MedSchoolMonday: S3

A few questions:  How can the church make its worship relevant to the lives of its people?  How does the church incorporate mission in its worship?  How do we pass down the faith and the importance of mission to our children, not just by our words but by our actions?  How does the church offer ways to make stewardship a way of life and not just a once per year campaign?  How does the church make sure the Table of the Lord is more than just a place for our bread and wine to sit every once in a while and is a symbol of possibilities, faith, and service?

I’m beaming with pride about our church.   On Sunday we began our Second Sunday Stewardship (S3), a monthly missional/educational/stewardly/worshipful/intergenerational act of faith.  Instead of the plates being passed around for the offering, people were asked to bring their financial gifts and items that we identified local charities were in need of to the communion table during the time for the offering.   Unfortunately, I didn’t get pictures while folks were bring their gifts forward, but it was quite a sight, and the front of the sanctuary around the communion table was packed with the offering of God’s people, dedicated for God’s work in the world.   Here are some pictures from after worship as items were being sorted (so these are just a few of the offerings) and our design, created by one of our very own youth.

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MedSchoolMonday – Sunday edition

From Dorothy:  I’m kind of mad because I was going to write this post, but Russ got the computer first. (PS – I would have written it better)

From Russ:  Nine years ago on a Maymester trip to France I met a girl.  I first noticed her on the first day of our trip in the trenches of Verdun as a friend and I mischievously lagged behind the group.  Yes, her backside was the first side I noticed, but I noticed her and I continued to notice her throughout our time in France.  On that trip we got to know one another, and I had a sense that was beginning to take hold of how special that girl was and how I wanted her to be a part of my future.  At the same time, back in the States, my brother and sister-in-law were expecting their first child, my first nephew.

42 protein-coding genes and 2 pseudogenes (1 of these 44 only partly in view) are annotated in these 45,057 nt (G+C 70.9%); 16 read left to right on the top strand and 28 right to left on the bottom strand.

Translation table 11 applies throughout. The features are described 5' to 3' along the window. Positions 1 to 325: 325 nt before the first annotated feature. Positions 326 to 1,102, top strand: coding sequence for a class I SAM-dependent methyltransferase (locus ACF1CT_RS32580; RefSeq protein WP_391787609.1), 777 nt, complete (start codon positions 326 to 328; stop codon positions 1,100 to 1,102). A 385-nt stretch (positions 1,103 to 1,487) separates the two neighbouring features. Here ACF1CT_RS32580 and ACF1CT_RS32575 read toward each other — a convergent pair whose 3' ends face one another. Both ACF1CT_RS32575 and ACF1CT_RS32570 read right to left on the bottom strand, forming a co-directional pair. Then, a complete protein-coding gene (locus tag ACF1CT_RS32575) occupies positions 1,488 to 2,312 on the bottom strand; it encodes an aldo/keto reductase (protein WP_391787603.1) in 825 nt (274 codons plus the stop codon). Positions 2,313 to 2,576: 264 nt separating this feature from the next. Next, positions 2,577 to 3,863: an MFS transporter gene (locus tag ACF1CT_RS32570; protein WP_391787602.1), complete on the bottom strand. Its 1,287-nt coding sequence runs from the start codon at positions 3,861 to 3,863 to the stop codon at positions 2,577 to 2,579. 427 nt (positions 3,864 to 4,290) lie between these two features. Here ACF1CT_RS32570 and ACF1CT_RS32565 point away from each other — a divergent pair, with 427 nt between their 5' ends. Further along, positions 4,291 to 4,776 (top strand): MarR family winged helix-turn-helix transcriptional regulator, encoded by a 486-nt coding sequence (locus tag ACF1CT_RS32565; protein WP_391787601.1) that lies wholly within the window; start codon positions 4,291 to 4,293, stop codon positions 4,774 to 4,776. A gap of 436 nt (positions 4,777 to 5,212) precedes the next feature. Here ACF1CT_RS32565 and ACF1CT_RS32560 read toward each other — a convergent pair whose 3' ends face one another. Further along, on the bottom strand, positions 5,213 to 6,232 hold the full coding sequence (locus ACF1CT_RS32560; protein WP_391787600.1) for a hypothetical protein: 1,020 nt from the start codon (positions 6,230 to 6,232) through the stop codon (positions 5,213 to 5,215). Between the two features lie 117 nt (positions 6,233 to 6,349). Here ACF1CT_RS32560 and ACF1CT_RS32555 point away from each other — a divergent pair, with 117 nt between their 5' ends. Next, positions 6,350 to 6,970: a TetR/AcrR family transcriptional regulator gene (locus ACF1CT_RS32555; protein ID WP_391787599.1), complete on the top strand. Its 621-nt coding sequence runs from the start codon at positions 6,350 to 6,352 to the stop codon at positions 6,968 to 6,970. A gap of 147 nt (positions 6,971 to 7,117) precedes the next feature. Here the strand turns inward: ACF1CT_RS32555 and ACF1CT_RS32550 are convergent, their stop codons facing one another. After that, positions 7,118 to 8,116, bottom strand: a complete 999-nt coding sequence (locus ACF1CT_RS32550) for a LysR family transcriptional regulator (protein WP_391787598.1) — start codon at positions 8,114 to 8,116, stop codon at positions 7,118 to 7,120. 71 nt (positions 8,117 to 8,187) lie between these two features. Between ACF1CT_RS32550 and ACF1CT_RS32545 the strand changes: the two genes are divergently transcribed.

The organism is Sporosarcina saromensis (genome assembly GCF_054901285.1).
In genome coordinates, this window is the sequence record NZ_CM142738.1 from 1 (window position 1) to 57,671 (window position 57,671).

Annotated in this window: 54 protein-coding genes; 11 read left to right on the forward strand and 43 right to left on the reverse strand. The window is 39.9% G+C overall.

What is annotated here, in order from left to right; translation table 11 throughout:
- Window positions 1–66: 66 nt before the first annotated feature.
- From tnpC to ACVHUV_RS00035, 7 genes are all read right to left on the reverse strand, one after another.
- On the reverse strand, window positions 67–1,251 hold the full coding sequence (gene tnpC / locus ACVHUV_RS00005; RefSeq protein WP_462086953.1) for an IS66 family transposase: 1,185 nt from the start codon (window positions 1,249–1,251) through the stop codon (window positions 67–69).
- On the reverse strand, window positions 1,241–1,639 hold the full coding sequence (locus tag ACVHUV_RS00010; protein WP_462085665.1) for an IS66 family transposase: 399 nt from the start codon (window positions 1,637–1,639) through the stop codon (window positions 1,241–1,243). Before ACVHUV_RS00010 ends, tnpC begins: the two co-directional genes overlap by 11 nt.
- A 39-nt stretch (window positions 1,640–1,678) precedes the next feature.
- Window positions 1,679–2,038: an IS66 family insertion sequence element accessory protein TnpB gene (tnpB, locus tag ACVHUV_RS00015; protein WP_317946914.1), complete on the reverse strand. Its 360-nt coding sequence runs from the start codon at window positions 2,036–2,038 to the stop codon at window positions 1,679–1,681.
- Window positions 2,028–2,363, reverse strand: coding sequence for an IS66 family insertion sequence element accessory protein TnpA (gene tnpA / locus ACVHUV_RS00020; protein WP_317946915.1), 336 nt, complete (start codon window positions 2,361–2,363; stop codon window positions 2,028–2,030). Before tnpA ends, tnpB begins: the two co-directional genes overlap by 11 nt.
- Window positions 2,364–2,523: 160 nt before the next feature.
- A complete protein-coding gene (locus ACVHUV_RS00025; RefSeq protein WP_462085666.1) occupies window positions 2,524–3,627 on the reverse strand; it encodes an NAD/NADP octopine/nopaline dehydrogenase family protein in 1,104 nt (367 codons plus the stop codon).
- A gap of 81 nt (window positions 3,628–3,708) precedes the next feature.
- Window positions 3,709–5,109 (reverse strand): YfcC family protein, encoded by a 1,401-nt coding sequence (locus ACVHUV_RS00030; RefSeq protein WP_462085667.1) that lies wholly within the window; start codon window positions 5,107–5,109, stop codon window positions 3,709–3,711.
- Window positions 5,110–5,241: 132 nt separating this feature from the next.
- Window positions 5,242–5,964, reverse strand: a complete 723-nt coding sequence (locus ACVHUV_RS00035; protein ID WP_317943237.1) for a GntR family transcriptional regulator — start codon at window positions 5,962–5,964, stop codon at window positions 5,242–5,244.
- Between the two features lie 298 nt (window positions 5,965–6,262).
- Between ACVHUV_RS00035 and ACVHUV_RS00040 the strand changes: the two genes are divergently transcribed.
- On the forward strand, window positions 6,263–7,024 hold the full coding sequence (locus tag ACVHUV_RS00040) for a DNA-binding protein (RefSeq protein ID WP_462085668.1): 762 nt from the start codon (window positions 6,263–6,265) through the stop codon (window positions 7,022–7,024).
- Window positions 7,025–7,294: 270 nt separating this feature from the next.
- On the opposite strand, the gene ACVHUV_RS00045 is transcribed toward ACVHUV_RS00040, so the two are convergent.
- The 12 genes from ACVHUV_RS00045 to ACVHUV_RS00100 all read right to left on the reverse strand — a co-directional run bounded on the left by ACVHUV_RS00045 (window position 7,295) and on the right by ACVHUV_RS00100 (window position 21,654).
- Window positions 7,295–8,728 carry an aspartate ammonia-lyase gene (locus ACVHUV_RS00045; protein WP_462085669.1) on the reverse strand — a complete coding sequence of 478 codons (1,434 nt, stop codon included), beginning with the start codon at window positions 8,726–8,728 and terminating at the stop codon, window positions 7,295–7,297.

Toward the end of our trip in France, while perusing the streets of Paris, I bought a gift to take back to my nephew—an authentic Paris Bib with an Eiffel Tower on it.  Admittedly, the purchase of this gift was motivated by excitement about being an uncle, and, at least in part, to impress the girl walking next to me so that she might mistakenly think I was caring and sweet.

At the time, neither of us could have predicted that one day that bib would be returned, mixed in a couple of boxes of boy’s clothes, for our own son to wear.  But here it is…

From Dorothy:  It worked, I was smitten from that moment on, or suckered, whatever.

MedSchoolMonday: jumps and thuds

Since day one of medical school I’ve had a recurring nightmare that I’d be on the way to an exam, and my car would break down in route (we haven’t exactly been driving cars in their prime).   I had another seven hour test this past Friday—there are only two more to go until starting clinicals.  I went to bed at 9:00 the night before.  I set out my clothes to wear the day of the test.  I packed my bookbag with everything I needed.  I was prepared.

Then I set out at 6:30am Friday morning for the 30 minute trek into Charleston.  About half way there I heard a weird noise that wouldn’t go away.  But there was a piece of junk car next to me so I thought that was it.  Then my car seemed to jump with a loud thud.  But it was dark and I figured I just hit a bump.  Then the piece of junk car exited and the noise was still there.  The car jumped and thudded again.   I thought, “Oh shit.”

It is my tradition to stop by the Hardees next to my parking lot to get an egg and cheese biscuit and coffee on the day of tests.  I don’t like change so I risked it.  I went through the drive thru, ordered my grub, and barely made it to the window.  I tried to push the gas to see what would happen and the car went nowhere.   I thought, “Oh my God, the Hardees lady is about to bust a gut laughing at me.”

I put the car in park, shifted back to drive, grabbed my stuff, and, thanks be God, was able to move and time the traffic just right to pull across the street into my spot.   I then went to take my test, the Dodge Intrepid having taken its last move on its own.  They want $2800 to fix the transmission.  The car’s worth about $500 when it’s working well.  We’re hoping to get a deal on a Toyota.

MedSchoolMonday-Read the Signs

Class was over today (at least the lecture) and I had an hour before going to a small group in which they are actually letting us see real patients this year.  Well, they’re only letting us see real patients four times this semester, which is a good idea on their part.  However, this is still an upgrade over just seeing actor patients last year.  Anyway, class was over and I had to use the bathroom and use the mirror to put on a tie.  The tie was half tied when I heard the door open and there was a female coming in.